Dr. Sharon Malone is the Chief Medical Officer of Alloy, and she’s one of the nation’s leading obstetrician-gynecologists with a focus on the specific health challenges associated with menopause. She’s certified by the North American Menopause Society and sends out a weekly “Hot Takes” newsletter with Alloy that covers important women’s health news. Below are excerpts from some recent editions; to get them delivered weekly to your inbox please sign up here.
What are the stages of menopause?
The march toward menopause usually begins in your early 40s, years before your periods end for good, when your ovaries go from reliable to fickle, from busy to sluggish. This is perimenopause. During this time, you may experience changes like irregular periods while your reproductive cycle is preparing to wind down and retire for good.
NOTE: Hide-and-seek menstrual cycles, sudden heat surges and other surprises caused by your hormones. This process is gradual and not-so-predictable, but the length differs for every woman (anywhere from a few months to 10 whole years).
You’ve officially reached menopause when you’ve gone 12 consecutive months without a menstrual period. This menopausal transition marks the end of your childbearing years. That means you are no longer ovulating and producing estrogen and progesterone from your ovaries. The average age to hit menopause is 51, but it really is different for everyone (anywhere from 40s to mid-50s is normal). The hot flashes, trouble sleeping, mood swings. vaginal dryness… don’t worry, that’s all included in this phase.
Our periods may be over, but a new period of possibilities has begun. After menopause, many women feel a sense of renewal, freedom and personal growth. You’ll spend about ⅓ of your life in this phase. While a new attitude might arrive, women are now more vulnerable to things like heart disease, osteoporosis and other health concerns. But there are treatments that can help-- and we can help you find what’s right for you.
What are the best treatments?
For the vast majority of healthy women, balancing your fluctuating hormones during perimenopause and supplementing your body’s natural estrogen during and after menopause provides the best relief for your symptoms and the most health benefits as you age. But hormonal solutions come in many forms, and choosing the best treatment for you can be tricky. Here’s a quick explainer:
- Should I choose low-dose oral contraceptives or menopausal hormone treatment (MHT)?
If it has been less than a year since your last menstrual period, and you are having menopausal symptoms, the better option is the low-dose contraceptives. Until you have gone more than a year without a period, although it is unlikely, you can still get pregnant. So in addition to relief of your menopausal symptoms, you get reliable contraception and cycle control.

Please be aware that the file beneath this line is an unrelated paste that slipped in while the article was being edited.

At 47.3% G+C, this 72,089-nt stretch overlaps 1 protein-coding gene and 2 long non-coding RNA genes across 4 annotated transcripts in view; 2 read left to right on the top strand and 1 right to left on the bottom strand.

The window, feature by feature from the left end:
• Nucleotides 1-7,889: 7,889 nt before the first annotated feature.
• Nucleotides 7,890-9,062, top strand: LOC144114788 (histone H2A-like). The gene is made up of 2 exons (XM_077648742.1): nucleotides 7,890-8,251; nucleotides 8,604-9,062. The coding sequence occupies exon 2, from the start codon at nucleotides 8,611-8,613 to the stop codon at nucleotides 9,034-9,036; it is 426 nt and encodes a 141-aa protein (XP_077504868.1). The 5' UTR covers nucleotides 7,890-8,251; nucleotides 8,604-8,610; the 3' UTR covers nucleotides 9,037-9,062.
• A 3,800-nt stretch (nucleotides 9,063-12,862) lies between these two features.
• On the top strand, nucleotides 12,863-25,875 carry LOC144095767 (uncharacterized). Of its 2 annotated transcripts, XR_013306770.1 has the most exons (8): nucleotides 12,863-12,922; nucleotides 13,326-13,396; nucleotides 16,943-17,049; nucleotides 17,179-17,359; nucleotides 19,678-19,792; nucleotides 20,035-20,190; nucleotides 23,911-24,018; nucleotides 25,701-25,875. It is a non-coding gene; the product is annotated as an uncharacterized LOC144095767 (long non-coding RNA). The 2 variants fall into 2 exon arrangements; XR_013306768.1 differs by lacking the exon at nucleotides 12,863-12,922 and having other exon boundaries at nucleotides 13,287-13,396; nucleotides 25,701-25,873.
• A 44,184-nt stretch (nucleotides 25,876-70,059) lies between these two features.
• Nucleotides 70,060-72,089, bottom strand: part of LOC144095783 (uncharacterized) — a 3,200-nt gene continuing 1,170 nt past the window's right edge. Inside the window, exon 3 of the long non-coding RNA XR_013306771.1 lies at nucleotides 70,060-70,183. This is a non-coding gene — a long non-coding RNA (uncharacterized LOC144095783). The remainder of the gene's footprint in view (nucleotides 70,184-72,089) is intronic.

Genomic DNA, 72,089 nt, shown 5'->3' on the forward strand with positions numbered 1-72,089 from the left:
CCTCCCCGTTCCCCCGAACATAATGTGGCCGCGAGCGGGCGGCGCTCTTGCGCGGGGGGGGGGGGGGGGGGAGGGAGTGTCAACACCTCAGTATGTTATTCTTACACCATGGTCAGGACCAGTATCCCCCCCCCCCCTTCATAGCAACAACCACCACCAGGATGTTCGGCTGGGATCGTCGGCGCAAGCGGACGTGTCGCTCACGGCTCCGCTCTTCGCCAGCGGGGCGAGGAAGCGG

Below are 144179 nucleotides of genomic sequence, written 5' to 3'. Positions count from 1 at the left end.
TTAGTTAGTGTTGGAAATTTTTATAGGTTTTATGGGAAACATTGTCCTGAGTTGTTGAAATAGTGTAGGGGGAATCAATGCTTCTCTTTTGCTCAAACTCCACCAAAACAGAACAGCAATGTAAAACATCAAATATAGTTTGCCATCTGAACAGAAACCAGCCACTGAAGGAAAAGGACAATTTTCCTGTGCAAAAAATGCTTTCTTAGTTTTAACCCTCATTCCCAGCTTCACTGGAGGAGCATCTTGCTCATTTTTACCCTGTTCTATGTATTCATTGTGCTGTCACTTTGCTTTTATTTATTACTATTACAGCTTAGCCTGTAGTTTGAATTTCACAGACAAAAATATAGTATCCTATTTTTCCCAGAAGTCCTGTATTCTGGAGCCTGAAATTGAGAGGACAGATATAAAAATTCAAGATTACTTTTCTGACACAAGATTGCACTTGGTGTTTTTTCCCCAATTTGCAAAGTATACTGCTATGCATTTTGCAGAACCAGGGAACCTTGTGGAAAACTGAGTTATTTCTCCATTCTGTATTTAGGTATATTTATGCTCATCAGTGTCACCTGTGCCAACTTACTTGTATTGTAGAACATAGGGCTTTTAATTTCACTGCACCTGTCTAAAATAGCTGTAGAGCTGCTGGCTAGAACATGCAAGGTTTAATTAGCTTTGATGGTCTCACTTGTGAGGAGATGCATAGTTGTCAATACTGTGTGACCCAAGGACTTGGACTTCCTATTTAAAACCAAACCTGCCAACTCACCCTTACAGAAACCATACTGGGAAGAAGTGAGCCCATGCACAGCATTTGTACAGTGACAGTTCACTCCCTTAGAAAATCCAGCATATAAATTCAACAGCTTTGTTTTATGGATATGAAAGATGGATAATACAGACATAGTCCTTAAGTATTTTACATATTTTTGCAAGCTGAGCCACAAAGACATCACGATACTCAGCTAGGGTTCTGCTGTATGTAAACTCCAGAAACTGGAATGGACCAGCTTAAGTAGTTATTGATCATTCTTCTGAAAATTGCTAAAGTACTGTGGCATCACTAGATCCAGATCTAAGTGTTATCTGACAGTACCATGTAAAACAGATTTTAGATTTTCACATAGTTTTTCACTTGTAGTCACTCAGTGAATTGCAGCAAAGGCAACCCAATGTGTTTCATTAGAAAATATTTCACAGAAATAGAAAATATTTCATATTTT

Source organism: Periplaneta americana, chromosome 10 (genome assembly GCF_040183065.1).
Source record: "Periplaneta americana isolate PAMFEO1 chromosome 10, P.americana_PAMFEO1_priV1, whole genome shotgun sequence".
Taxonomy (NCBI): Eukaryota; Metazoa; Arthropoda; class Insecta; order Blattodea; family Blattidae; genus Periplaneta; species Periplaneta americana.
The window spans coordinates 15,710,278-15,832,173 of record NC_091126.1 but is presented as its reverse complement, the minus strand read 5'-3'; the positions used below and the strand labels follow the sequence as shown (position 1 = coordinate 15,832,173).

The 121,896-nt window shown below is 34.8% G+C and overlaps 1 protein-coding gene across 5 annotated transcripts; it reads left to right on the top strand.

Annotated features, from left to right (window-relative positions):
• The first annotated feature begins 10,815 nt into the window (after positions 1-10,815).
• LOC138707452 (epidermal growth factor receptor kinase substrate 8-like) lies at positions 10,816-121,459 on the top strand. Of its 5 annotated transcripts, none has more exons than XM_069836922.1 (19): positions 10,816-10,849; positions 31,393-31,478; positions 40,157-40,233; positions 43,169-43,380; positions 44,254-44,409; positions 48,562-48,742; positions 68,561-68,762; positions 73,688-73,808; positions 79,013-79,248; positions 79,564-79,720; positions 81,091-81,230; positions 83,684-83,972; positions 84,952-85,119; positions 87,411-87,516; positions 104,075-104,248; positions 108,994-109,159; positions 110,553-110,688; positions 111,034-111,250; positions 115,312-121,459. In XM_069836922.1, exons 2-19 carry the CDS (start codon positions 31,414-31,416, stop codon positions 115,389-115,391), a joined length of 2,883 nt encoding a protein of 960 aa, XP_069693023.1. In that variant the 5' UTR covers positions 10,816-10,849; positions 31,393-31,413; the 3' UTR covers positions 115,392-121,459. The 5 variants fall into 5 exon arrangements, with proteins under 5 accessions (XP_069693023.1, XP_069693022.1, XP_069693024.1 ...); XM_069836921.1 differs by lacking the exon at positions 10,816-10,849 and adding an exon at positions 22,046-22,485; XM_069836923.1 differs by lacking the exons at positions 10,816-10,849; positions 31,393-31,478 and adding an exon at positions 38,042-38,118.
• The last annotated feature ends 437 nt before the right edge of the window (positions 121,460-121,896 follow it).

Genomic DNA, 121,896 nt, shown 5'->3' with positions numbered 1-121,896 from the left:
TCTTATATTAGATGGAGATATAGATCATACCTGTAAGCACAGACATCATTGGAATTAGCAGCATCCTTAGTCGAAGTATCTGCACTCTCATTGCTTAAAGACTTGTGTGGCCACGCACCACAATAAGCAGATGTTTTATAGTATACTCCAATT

- What if I don’t need contraception?
Regardless of whether or not you need contraception until you have not had a period for a full year, you are still perimenopausal. Low-dose oral contraceptives will relieve menopausal symptoms such as hot flashes and mood swings and will also regulate your menstrual cycles. So if you’re tired of not having any idea when or how heavy your next period is going to be, low dose birth control pills are helpful until we know for sure you’re menopausal. Even if your cycles are regular now, as you get closer and closer to your last menstrual period (menopause), your periods are likely to become irregular over time.
- I know I am menopausal (no period in a year). How do I decide whether to use the transdermal patch or the oral estradiol pill?
There are a few situations where the estradiol patch may be preferable to the oral estradiol pill. Bear in mind that both the oral medication and the transdermal patches are safe and effective for the overwhelming majority of women. Personal preference is not an unreasonable reason to choose one over the other. The patches are changed twice weekly and the pills are taken daily.
- I’ve had a hysterectomy. What options are right for me?
The good news is that if you have had a hysterectomy, you do not need to take Progesterone. You only need to take the estradiol either as a patch or as a pill. Aside from the considerations noted, choose which option you think would be easiest for you.
- I only have vaginal dryness and/or urinary symptoms. Do I need to take oral or transdermal hormones?
If you only have vaginal dryness, frequent urinary tract infections or urinary symptoms, you do not need to use oral or transdermal estrogen. To relieve your vaginal or urinary symptoms, topical cream estradiol is all you need. No hot flashes? No problem. Topical estradiol can be used as directed with almost no side effects or contraindications. With topical estrogen, no progesterone is needed even if you still have a uterus.
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